Just as Greg does with all six films in this book, he devotes an entire chapter to analyzing Birth of a Nation—fascinating material for a group leader to develop a lively discussion.
Still hesitant about showing such a viciously racist film in your small group? Over the past two years, a growing body of educational material has become available for discussion. Birth of a Movement is the best book about the impact of Birth of a Nation—and also the remarkable birth of a black protest movement, even in that early era. In reclaiming that forgotten history, Boston University scholar Dick Lehr describes the equivalent of a Black Lives Matter campaign that sprang up in reaction to Griffith’s film in 1915. The courage of those pioneering activists was remarkable! Lehr’s book is available at Amazon and a one-hour documentary version is streaming on Amazon, or is available as a PBS-co-sponsored DVD.
If you are inspired to organize a Greg Garrett film series, using Greg’s book as a guide for six discussions, you could extend your series to seven weeks and begin with Birth of a Movement to provide more historical context—and to tell the inspiring story of activists who took to the streets a century ago.
Greg subtitles this chapter: “Friendship and the Beloved Community.” If you plan a discussion series, this film will be both a popular draw—and a surprising choice for a discussion series on race. In his chapter on this classic Bogart-Bergman love story, Greg zeroes in on Bogart’s friendship with the black piano player Sam—and relates their friendship to life-and-death themes arising during World War II.
1967: Guess Who’s Coming to Dinner
Not as surprising in such a six-film series is this Tracy-Hepburn classic. What Greg adds to our discussions is important context, starting with the year this movie, co-starring Sidney Poitier, was released. That year, 1967, was not only a tragic landmark in urban rebellion—it also was the year the U.S. Supreme Court struck down laws banning inter-racial marriage in Loving v. Virginia.
1989: Do the Right Thing
You and your friends are likely to have seen the groundswell of international media about Spike Lee’s provocative masterpiece. They may welcome a chance to see the film along with an opportunity to discuss it. Just a few of the recent headlines about this film have appeared in: National Public Radio, The Wall Street Journal, The Hollywood Reporter, The UK Guardian and Forbes. You’ll find dozens of other recent columns about Spike Lee and Do The Right Thing with a simple search of Google-News.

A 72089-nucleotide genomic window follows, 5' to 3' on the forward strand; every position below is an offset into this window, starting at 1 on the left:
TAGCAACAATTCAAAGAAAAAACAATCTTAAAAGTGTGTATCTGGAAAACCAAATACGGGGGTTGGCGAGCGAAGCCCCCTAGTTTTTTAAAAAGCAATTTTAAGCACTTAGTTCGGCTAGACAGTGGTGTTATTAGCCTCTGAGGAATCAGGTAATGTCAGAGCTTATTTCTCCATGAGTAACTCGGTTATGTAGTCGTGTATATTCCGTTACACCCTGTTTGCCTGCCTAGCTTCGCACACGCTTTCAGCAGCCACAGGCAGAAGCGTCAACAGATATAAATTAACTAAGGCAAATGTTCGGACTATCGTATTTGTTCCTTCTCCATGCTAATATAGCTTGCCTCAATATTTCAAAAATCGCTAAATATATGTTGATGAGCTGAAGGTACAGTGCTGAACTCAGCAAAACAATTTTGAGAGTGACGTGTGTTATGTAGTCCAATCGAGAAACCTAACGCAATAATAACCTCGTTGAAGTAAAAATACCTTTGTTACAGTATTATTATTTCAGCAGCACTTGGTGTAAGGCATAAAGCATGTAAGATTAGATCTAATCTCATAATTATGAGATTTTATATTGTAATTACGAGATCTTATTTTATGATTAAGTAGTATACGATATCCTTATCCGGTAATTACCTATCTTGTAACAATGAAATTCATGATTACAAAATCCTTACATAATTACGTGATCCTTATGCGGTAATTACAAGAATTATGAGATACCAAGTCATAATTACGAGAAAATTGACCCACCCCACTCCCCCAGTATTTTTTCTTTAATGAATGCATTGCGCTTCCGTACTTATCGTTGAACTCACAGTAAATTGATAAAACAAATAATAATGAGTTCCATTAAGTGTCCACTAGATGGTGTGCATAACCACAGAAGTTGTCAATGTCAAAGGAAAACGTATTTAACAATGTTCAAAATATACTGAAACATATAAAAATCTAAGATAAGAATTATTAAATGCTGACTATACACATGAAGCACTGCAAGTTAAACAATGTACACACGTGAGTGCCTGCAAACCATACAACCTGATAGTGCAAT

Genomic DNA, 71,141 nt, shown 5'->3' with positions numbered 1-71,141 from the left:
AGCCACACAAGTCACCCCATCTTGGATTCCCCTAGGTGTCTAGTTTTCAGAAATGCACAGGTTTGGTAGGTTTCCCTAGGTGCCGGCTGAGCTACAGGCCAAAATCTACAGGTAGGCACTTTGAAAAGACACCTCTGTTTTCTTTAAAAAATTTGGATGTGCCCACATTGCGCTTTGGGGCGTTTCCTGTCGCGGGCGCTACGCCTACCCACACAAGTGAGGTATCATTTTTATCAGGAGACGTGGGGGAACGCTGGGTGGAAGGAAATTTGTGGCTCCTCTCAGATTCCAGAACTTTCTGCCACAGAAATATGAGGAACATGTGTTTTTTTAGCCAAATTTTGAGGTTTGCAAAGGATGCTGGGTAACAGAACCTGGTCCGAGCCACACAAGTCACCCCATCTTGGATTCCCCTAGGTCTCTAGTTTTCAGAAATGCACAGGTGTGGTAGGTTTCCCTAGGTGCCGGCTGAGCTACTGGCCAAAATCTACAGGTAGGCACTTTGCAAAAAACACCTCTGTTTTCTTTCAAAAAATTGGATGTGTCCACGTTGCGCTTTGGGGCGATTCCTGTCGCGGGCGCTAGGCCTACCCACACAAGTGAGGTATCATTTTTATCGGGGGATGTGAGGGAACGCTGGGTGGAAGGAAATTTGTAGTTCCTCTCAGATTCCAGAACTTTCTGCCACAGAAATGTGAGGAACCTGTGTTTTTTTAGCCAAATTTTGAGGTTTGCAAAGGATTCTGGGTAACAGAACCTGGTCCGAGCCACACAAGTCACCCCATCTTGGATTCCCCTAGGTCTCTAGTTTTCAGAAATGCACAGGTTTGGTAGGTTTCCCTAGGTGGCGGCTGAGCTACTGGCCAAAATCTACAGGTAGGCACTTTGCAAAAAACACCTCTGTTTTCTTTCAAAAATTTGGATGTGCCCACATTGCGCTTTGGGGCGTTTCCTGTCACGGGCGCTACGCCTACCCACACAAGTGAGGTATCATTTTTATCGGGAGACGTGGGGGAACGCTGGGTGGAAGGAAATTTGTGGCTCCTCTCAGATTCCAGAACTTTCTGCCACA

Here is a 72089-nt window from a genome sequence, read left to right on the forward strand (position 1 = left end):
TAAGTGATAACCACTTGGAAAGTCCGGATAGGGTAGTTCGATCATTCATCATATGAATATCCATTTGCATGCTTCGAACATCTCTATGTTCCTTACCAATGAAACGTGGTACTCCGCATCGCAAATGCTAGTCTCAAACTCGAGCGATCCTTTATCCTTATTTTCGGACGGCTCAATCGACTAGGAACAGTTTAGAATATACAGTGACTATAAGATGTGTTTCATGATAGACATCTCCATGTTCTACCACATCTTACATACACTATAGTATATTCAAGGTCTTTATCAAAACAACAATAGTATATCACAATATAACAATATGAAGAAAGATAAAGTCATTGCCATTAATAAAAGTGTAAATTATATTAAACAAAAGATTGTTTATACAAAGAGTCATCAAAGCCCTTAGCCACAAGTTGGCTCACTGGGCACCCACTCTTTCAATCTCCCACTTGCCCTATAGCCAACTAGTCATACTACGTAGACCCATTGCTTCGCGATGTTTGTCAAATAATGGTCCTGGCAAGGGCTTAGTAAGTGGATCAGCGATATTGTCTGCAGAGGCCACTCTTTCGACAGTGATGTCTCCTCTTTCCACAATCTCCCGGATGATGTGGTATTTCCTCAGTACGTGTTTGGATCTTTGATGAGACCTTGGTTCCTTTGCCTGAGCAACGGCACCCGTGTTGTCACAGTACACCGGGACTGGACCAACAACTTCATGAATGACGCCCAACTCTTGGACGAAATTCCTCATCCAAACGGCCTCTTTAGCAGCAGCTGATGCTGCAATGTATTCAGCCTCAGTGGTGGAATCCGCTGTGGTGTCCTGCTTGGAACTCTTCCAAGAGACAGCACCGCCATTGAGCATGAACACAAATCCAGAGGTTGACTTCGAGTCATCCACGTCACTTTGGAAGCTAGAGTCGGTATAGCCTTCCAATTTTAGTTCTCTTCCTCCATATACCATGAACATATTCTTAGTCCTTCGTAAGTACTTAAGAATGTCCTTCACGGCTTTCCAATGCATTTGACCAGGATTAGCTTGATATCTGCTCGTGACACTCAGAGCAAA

Greg knows this Paul Haggis Oscar-winning film is a poster-sized example of the term “controversial.” Many have condemned the film, including New York Times critic Amanda Hess who wrote that Crash ranks among the worst best-picture winners ever. Other critics agree, charging it’s merely a white person’s feel-good idea of resolving racism. Greg subtitles his chapter “Worst Best film? Or Essential Parable?” He argues that discussing Crash, especially right after Spike Lee’s film, helps us to explore some deeply entrenched white assumptions about racism.
2017: Get Out
Greg closes with a chapter that brings us through the killing of Trayvon Martin in 2012 and the rise of media voices including Ta-Nehisi Coates and Jordan Peele, the director of the Oscar-winning horror story Get Out.
Care to Learn More?
Greg is an active voice for justice and inclusion both in the U.S. and in the UK as well. During the years he prepared this book, he has co-hosted film festivals and discussion groups. You can learn a lot more about his work and his many earlier books by visiting his Amazon author page.
Recently, Greg spoke with the online magazine Faithfully about the timeliness of the issues explored in his new book.
He wrote a commentary in the Austin Statesman.
Brigham Young University radio recently put online this 50-minute interview with Greg about using film with discussion groups.
Greg also wrote a recent piece for LitHub.